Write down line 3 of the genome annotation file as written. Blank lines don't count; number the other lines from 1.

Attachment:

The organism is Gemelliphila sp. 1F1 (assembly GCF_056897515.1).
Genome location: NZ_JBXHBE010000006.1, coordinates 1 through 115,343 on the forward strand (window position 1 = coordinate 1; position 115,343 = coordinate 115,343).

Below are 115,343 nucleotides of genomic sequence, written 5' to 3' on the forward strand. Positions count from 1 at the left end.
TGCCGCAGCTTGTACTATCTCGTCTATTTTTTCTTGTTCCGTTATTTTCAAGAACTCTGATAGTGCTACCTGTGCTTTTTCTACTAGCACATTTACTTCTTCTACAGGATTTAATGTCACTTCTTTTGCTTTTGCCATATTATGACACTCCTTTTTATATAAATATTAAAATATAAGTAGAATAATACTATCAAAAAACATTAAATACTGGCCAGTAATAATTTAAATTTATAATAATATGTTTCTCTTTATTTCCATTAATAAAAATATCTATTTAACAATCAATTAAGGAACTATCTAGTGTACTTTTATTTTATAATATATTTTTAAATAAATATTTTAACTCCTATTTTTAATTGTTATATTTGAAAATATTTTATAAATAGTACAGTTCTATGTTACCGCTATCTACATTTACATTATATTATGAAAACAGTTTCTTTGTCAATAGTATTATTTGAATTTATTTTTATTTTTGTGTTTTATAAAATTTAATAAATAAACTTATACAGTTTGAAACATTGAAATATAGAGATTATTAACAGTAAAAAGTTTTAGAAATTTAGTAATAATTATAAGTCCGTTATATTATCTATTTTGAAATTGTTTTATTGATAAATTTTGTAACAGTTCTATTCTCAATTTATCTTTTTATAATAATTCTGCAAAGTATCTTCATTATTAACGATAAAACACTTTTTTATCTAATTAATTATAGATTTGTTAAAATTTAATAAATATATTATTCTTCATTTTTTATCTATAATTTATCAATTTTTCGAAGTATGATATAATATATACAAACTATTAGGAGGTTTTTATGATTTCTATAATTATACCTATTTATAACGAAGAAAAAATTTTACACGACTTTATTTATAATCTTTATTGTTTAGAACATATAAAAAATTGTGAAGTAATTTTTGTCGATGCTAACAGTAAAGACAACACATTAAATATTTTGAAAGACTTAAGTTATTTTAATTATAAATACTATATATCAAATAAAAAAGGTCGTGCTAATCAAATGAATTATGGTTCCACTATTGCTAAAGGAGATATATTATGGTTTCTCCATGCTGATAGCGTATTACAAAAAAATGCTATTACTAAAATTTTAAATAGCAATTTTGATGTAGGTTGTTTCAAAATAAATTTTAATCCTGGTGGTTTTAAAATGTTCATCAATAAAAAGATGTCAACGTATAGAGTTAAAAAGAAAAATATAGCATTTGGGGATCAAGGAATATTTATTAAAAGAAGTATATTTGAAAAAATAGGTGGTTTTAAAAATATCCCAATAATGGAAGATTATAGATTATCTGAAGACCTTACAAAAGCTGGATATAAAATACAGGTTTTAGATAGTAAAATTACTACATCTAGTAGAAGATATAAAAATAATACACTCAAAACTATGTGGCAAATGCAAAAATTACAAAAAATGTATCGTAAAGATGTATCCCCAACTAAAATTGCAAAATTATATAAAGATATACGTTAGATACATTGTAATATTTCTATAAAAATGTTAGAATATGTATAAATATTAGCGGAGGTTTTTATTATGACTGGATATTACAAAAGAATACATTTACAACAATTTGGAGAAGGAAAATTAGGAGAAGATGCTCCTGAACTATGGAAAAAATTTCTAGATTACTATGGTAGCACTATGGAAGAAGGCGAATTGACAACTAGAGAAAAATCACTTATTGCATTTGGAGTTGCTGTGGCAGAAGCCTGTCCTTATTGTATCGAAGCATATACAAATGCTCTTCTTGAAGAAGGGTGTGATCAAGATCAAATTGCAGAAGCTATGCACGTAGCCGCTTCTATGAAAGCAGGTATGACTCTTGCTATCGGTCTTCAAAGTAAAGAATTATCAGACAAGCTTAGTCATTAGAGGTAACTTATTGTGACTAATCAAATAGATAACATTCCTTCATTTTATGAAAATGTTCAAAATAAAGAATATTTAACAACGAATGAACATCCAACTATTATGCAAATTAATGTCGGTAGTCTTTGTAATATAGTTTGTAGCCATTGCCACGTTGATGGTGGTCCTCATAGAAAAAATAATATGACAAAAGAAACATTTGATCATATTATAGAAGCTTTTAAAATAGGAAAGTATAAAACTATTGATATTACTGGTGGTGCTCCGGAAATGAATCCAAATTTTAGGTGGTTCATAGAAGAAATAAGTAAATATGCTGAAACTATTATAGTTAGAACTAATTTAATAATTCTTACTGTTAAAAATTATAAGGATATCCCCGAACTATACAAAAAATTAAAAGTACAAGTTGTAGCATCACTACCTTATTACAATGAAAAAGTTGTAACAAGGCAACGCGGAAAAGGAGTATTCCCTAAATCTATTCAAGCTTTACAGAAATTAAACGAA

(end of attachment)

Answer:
Below are 115,343 nucleotides of genomic sequence, written 5' to 3' on the forward strand. Positions count from 1 at the left end.